C.S. Lewis in a Time of War: The World War II Broadcasts That Riveted a Nation and Became the Classic Mere Christianity

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Zondervan, Jan 24, 2006 - Religion - 336 pages
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C. S. Lewis is universally recognized as one of the intellectual giants of the twentieth century. A noted scholar, Lewis was able to reach a vast popular audience during his lifetime and continues to attract thousands of new readers every year. But how did Lewis first become a popular public figure? During the most desperate years of World War II, Lewis was asked by the British Broadcasting Corporation's recently created Home Service to give radio addresses on Christianity to a nation shaken by war. The choice was controversial. At first dismissed by critics as a layman who was unqualified to tackle such weighty issues, Lewis proved to be enormously persuasive. These radio talks were eventually published as Mere Christianity, which now ranks as one of the great classics of religious literature.

This rich chapter in Lewis's life, which deals with his love-hate relationship with the "new" medium of broadcasting, has received little attention from biographers and commentators. Yet it was Lewis's work on the radio that made him a household name. By combining narrative skill and adroitly quoting from correspondence, Phillips captures Lewis's reservations, vexations, achievements, and, finally, his enormous success.

C. S. Lewis in a Time of War is a fascinating look at how these talks were created and the enthusiastic response they generated at a time when bombing in London caused many radio stations to be evacuated. This book reveals a rich, previously untapped vein of Lewis's life and work that will intrigue his millions of fans.

 

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User Review  - TOM CHASTAIN - Christianbook.com

c.s. lewis in a time of war is a very remarkable book. the arthur justin phillips has done a very remarkable job documenting how this great inspriationational writer was a broadcaster during the ... Read full review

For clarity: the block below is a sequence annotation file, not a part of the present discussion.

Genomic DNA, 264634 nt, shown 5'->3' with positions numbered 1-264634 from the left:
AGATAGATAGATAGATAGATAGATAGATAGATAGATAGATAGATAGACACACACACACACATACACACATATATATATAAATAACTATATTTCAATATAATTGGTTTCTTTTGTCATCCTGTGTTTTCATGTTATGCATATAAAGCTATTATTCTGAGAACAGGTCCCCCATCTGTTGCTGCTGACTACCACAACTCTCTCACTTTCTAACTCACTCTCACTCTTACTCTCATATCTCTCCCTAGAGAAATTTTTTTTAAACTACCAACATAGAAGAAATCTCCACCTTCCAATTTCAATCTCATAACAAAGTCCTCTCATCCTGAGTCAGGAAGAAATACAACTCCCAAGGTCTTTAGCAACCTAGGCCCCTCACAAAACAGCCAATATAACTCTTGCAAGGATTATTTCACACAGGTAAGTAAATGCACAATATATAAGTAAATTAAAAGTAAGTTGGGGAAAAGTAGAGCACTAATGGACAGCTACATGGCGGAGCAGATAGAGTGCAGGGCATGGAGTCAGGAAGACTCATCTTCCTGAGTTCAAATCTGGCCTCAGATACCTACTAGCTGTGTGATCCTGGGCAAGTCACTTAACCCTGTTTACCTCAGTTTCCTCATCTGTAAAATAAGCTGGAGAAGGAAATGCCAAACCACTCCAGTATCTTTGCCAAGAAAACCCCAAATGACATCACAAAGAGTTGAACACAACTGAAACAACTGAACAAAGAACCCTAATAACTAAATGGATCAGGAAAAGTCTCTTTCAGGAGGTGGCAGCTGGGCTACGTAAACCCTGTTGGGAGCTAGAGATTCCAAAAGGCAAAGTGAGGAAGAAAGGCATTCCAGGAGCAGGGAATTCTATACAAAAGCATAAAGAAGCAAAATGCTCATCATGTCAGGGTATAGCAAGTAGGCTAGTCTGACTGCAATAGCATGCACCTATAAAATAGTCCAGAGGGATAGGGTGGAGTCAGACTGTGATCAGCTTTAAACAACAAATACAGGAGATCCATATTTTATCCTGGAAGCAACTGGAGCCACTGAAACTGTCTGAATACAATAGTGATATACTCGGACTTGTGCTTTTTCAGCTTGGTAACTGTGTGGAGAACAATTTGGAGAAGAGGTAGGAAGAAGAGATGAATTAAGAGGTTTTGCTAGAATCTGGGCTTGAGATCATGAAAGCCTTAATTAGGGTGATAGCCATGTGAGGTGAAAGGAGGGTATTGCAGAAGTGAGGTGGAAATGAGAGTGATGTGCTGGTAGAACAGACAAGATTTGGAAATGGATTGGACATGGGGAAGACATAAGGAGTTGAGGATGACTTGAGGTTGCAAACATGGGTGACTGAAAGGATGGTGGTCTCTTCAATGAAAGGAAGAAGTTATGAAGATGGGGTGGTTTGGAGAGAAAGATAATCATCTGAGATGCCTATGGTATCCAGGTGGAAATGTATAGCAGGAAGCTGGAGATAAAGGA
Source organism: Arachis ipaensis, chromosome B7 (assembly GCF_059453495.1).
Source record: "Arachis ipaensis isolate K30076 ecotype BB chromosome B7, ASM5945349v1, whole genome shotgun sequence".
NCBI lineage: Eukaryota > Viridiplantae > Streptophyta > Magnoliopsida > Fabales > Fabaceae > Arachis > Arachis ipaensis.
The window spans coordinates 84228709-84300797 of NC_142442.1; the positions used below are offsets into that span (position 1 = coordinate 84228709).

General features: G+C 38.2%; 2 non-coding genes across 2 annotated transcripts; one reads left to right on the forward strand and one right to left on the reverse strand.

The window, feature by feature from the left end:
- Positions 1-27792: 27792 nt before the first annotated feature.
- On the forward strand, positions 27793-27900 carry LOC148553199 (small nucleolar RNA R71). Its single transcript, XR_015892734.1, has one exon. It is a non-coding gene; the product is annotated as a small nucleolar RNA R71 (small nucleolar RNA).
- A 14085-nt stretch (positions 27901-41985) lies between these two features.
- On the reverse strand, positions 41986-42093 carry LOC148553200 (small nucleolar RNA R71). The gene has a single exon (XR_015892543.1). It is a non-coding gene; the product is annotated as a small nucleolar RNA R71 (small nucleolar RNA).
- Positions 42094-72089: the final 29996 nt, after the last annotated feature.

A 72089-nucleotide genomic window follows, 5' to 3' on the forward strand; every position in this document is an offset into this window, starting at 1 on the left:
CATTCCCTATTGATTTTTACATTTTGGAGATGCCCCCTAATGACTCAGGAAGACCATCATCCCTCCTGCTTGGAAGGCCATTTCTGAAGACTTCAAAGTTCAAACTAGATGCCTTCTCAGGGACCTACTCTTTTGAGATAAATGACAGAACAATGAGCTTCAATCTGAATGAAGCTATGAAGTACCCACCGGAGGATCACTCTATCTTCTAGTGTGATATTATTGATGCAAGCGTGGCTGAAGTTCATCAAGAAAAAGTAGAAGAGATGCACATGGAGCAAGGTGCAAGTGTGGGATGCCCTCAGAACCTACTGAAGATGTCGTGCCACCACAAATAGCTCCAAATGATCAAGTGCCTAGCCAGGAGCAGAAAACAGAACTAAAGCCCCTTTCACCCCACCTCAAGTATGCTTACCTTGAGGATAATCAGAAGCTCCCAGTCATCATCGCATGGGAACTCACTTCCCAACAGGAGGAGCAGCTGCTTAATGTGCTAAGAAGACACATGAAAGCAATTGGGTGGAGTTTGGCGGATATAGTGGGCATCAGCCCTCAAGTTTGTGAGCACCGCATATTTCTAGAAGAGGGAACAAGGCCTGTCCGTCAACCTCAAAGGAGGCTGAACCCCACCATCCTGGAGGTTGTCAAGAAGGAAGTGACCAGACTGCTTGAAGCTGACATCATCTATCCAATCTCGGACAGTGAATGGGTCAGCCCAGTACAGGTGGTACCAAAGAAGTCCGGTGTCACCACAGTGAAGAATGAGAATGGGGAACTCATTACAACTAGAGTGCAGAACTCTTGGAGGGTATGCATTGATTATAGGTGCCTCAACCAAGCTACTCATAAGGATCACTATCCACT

C. S. Lewis at the BBC: messages of hope in the darkness of war

User Review  - Not Available - Book Verdict

Wartime presents challenges to broadcasters, who must both inform and encourage the population at home. On September 1, 1939, when Germany invaded Poland, the British Broadcasting Corporation (BBC ... Read full review

Contents

The BBCs Early Vision
13
Censorship Kicks In
29
The Radio Talk
44
Broadcasting House Bombed
60
Right and Wrong
77
Life In Oxford
95
Getting Lewis to Air
111
What Christians Believe
131
The Joys of Domesticity
173
Radio Drama
191
The Man Born to be King
199
Not my pigeon I think
221
A Pox On Your Powers
241
We understand and we regret
260
The Legacy
279
Acknowledgments
299

Communicating Core Beliefs
141
Attracting Attention
155
The Anvil
308
Copyright

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About the author (2006)

Justin Phillips was a radio journalist for the BBC for over twenty years. He worked in the World Service and was deputy editor of The World Tonight. He was an elder at his local church and a frequent speaker and preacher about Christianity, the media, and the relationship between the two. Phillips died in 2000, just before his fiftieth birthday, soon after submitting this finished manuscript. His oldest daughter, Laura Treneer, acted as his editor and brought the manuscript forward to publication.

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